Since the day after elections, I've been trying to figure out a way to help students understand how amazing the Coleman/Franken election results are. 2.9 million votes cast and a margin of 206 between the winner and loser! That's insane. But how to help the Elms share my wonder and awe?

Today Cathy collected all of the "Base 10" blocks we could find in the school. These are centimeter cubes, "longs" of 10 cubes, "flats" of 100 cubes, and then 1,000 cubes. We had boxes of them. I challenged the Elms to show me 2.9 million cubes -- each cube would represent one vote in the senate election (we reviewed that 2.9 million=2,900,000 using what we had learned earlier.)

They began by creating a "10,000 long" with 10 of the thousand cubes. Good enough. I subtracted
10,000 from 2,900,000. They were undaunted. They began stacking hundreds flats 10 high. When those ran out, they gathered 100 ten sticks to make a thousand. Elms were scouring the school for more blocks -- some grabbed centimeter grid paper to make more blocks out of paper. When someone yelled, "I'll dump all the ones out so we can count out a thousand!" I stopped them.

We looked at our work. We'd gotten to 50,000. Some students were still convinced we were close -- if we could just find a few more blocks. Several students suggested that we make a "one" cube worth something else like 2, 5, or even 100 votes. It was a great idea -- but one that the rest of the class wasn't quite ready to absorb. Instead, we visualized what 100,000 would look like. I got some meter sticks to help us (it's a square meter). We then counted up 10 of giant flats to make a million (this is a cubic meter). We contemplated just how many blocks we would have needed to create this. Then we constructed a second meter cube. We'd run out of meter sticks but we imagined another, almost complete millions cube.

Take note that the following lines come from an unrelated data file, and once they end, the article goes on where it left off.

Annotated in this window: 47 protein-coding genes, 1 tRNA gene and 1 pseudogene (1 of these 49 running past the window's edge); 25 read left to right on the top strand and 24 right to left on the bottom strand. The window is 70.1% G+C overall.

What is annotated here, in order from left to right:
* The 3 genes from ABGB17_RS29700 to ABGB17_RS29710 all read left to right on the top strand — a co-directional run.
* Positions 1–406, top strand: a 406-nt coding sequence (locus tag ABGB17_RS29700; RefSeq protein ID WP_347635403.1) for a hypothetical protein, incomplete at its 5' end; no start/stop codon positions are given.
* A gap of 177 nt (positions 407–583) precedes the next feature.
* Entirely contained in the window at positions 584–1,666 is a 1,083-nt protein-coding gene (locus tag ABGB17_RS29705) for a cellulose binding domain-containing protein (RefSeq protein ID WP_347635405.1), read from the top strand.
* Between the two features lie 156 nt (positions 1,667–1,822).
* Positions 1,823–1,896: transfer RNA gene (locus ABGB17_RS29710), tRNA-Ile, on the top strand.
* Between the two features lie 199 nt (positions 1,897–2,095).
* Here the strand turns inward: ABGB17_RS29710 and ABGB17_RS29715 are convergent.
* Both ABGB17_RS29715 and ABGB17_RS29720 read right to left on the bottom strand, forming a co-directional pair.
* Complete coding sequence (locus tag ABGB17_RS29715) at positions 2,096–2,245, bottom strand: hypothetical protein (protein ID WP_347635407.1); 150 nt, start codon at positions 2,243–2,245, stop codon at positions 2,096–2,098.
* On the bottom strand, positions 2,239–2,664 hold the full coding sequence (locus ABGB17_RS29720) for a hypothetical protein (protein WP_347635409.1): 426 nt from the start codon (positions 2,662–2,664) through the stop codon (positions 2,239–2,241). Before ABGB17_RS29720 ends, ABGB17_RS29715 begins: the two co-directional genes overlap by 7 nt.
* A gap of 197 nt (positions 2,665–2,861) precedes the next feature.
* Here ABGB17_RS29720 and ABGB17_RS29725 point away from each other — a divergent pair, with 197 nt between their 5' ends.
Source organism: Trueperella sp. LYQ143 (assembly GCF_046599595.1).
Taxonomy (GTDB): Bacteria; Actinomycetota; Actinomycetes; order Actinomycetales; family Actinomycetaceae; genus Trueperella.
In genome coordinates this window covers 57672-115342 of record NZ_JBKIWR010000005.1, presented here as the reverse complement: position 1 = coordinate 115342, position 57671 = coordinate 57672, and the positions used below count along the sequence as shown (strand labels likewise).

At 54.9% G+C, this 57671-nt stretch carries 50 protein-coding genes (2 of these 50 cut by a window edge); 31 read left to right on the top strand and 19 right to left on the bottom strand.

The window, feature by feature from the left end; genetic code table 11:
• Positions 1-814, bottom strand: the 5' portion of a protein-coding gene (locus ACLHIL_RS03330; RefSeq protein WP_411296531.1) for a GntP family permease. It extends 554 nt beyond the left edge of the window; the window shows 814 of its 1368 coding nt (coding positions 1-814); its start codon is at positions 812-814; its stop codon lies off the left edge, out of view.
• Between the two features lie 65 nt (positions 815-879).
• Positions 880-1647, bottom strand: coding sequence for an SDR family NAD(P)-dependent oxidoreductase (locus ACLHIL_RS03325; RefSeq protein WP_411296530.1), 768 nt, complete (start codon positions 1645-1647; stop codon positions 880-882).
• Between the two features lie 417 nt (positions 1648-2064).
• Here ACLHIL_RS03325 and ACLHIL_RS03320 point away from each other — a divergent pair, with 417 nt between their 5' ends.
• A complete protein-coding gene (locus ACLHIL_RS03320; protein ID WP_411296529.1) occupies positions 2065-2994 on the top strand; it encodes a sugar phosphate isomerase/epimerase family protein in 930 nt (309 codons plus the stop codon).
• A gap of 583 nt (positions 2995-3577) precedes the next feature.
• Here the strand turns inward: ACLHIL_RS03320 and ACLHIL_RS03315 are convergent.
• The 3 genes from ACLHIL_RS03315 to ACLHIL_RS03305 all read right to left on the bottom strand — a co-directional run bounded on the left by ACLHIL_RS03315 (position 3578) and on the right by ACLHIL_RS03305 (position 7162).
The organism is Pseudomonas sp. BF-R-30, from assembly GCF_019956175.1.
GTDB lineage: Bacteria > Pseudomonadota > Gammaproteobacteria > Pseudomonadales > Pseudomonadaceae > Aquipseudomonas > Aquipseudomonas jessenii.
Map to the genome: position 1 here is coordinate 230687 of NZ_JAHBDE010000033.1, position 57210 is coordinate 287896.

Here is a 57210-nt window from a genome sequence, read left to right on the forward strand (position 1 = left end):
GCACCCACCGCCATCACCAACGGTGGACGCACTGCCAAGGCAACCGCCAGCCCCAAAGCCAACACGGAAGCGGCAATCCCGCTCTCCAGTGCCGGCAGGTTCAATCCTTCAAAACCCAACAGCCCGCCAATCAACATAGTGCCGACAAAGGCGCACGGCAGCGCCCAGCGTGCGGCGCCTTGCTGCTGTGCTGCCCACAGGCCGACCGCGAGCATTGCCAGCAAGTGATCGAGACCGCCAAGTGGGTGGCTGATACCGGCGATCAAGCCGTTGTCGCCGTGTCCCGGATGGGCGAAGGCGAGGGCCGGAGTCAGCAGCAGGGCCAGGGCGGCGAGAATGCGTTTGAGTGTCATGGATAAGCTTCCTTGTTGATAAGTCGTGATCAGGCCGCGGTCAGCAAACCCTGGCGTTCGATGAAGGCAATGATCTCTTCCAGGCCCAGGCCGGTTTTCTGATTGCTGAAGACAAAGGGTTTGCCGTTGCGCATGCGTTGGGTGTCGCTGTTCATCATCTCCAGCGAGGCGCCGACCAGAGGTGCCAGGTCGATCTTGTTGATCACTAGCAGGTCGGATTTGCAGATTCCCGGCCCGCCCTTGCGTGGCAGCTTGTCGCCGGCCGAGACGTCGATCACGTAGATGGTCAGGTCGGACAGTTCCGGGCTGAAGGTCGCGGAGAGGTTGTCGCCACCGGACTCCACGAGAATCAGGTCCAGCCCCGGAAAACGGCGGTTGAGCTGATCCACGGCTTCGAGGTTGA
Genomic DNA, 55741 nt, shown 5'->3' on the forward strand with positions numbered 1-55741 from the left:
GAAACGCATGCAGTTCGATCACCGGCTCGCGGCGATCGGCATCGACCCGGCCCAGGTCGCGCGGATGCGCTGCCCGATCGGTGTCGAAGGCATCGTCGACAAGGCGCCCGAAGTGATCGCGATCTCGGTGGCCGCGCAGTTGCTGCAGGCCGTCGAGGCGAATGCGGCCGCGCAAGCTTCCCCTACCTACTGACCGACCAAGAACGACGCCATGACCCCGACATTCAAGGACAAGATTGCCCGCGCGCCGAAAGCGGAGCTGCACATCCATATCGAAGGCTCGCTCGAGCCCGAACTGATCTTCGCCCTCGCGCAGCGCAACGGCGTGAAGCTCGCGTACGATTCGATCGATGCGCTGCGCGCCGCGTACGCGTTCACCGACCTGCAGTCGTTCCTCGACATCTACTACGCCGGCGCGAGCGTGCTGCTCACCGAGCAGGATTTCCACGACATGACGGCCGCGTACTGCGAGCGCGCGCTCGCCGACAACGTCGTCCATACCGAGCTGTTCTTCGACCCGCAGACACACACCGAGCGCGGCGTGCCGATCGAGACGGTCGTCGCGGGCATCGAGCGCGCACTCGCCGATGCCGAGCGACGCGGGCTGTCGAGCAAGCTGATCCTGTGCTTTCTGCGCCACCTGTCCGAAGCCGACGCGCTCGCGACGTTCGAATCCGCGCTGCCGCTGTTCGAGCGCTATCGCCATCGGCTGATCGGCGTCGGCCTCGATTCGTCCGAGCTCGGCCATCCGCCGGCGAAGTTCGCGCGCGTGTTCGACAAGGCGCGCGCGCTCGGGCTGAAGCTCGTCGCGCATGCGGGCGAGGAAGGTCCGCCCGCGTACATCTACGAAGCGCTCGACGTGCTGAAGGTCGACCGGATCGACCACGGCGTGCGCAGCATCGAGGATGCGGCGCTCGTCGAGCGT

Then I held up those two hundred flats and 6 one cubes. They were absolutely dwarfed by our three giant millions cubes. "Sometimes people don't vote because they think their vote doesn't count -- look at how few votes this race depends upon." Insane.

Followed you from Math Teachers at Play. VERY cool lesson!

Cindy

http://love2learn2day.blogspot.com

Posted by: Cindy | September 19, 2010 at 04:25 PM